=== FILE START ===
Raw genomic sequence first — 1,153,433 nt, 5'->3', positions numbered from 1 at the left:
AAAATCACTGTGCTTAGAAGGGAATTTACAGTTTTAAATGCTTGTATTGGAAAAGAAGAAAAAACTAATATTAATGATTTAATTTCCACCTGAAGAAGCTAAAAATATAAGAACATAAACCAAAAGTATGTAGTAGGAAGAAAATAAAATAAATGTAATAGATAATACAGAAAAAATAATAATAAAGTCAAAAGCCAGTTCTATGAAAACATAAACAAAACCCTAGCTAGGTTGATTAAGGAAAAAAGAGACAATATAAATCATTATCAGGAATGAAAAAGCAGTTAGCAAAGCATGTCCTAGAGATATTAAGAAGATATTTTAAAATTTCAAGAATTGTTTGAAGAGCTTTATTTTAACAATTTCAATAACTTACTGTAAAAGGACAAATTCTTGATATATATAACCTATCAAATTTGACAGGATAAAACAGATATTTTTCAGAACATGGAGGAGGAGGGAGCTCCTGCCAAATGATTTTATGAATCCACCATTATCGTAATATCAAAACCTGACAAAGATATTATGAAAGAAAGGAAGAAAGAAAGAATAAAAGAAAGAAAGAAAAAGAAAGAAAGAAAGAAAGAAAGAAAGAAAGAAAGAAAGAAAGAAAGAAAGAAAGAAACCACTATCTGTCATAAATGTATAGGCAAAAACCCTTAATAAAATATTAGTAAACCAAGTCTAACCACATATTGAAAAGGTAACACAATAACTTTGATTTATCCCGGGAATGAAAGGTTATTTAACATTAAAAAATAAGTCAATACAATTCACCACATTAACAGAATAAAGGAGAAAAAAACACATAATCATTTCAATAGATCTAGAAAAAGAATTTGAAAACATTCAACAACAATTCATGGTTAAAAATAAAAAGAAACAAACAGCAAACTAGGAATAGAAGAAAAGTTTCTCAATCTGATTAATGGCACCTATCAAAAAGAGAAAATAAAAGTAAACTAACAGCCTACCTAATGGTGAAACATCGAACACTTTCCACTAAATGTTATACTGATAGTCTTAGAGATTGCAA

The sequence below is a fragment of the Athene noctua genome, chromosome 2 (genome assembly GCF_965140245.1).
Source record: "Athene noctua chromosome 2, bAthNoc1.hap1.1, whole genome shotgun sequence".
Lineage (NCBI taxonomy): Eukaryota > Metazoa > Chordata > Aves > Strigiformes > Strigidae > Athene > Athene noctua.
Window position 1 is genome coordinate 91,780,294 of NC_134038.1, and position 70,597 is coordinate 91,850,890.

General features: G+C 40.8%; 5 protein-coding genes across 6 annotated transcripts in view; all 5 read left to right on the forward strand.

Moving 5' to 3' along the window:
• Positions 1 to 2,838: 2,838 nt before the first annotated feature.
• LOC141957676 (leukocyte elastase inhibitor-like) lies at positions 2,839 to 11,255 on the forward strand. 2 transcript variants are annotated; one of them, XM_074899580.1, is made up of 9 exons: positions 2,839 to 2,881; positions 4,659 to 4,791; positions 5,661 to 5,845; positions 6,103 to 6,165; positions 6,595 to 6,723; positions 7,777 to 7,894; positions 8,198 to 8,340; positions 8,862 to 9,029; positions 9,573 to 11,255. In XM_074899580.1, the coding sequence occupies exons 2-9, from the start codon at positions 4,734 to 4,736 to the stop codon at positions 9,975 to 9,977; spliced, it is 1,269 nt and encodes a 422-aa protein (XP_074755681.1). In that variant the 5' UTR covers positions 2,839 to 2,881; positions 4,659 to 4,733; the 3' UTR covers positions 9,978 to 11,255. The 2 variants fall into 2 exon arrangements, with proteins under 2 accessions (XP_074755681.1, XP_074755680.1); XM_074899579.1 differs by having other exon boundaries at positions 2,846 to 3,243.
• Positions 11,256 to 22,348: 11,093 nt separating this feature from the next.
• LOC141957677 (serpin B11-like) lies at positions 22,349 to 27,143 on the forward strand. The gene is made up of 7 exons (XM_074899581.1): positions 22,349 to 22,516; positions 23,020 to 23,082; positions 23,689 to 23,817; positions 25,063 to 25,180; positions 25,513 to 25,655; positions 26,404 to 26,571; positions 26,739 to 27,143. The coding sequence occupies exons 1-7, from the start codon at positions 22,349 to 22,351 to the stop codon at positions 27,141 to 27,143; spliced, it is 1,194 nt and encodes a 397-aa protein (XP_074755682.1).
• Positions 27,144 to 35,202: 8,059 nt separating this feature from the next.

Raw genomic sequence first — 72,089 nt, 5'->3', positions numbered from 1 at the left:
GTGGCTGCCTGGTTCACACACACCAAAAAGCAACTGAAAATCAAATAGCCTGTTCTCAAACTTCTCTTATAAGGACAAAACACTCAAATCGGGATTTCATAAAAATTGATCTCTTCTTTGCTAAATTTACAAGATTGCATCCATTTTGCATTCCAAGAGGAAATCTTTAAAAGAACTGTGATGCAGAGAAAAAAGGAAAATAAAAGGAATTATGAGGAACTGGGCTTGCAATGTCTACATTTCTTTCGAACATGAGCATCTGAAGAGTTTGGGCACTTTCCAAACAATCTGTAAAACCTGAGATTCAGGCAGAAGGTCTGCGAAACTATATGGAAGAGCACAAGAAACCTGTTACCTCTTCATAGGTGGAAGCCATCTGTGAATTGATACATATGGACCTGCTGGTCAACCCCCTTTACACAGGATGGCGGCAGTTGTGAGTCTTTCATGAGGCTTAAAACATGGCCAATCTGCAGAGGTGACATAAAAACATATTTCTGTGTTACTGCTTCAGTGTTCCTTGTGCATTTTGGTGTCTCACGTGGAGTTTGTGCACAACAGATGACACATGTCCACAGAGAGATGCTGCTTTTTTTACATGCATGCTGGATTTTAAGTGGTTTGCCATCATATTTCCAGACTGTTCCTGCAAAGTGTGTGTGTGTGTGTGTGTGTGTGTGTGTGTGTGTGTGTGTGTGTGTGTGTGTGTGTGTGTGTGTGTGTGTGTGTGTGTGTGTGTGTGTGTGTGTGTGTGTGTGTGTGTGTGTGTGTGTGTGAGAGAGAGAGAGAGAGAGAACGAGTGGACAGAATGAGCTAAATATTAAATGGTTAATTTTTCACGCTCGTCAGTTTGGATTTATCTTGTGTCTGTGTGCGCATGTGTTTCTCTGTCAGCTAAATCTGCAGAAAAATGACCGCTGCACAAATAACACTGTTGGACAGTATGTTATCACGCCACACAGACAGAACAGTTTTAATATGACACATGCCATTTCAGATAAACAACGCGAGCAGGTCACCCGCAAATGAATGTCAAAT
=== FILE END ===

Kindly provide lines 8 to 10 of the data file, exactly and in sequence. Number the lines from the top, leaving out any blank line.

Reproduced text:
Moving 5' to 3' along the window:
• Positions 1 to 2,838: 2,838 nt before the first annotated feature.
• LOC141957676 (leukocyte elastase inhibitor-like) lies at positions 2,839 to 11,255 on the forward strand. 2 transcript variants are annotated; one of them, XM_074899580.1, is made up of 9 exons: positions 2,839 to 2,881; positions 4,659 to 4,791; positions 5,661 to 5,845; positions 6,103 to 6,165; positions 6,595 to 6,723; positions 7,777 to 7,894; positions 8,198 to 8,340; positions 8,862 to 9,029; positions 9,573 to 11,255. In XM_074899580.1, the coding sequence occupies exons 2-9, from the start codon at positions 4,734 to 4,736 to the stop codon at positions 9,975 to 9,977; spliced, it is 1,269 nt and encodes a 422-aa protein (XP_074755681.1). In that variant the 5' UTR covers positions 2,839 to 2,881; positions 4,659 to 4,733; the 3' UTR covers positions 9,978 to 11,255. The 2 variants fall into 2 exon arrangements, with proteins under 2 accessions (XP_074755681.1, XP_074755680.1); XM_074899579.1 differs by having other exon boundaries at positions 2,846 to 3,243.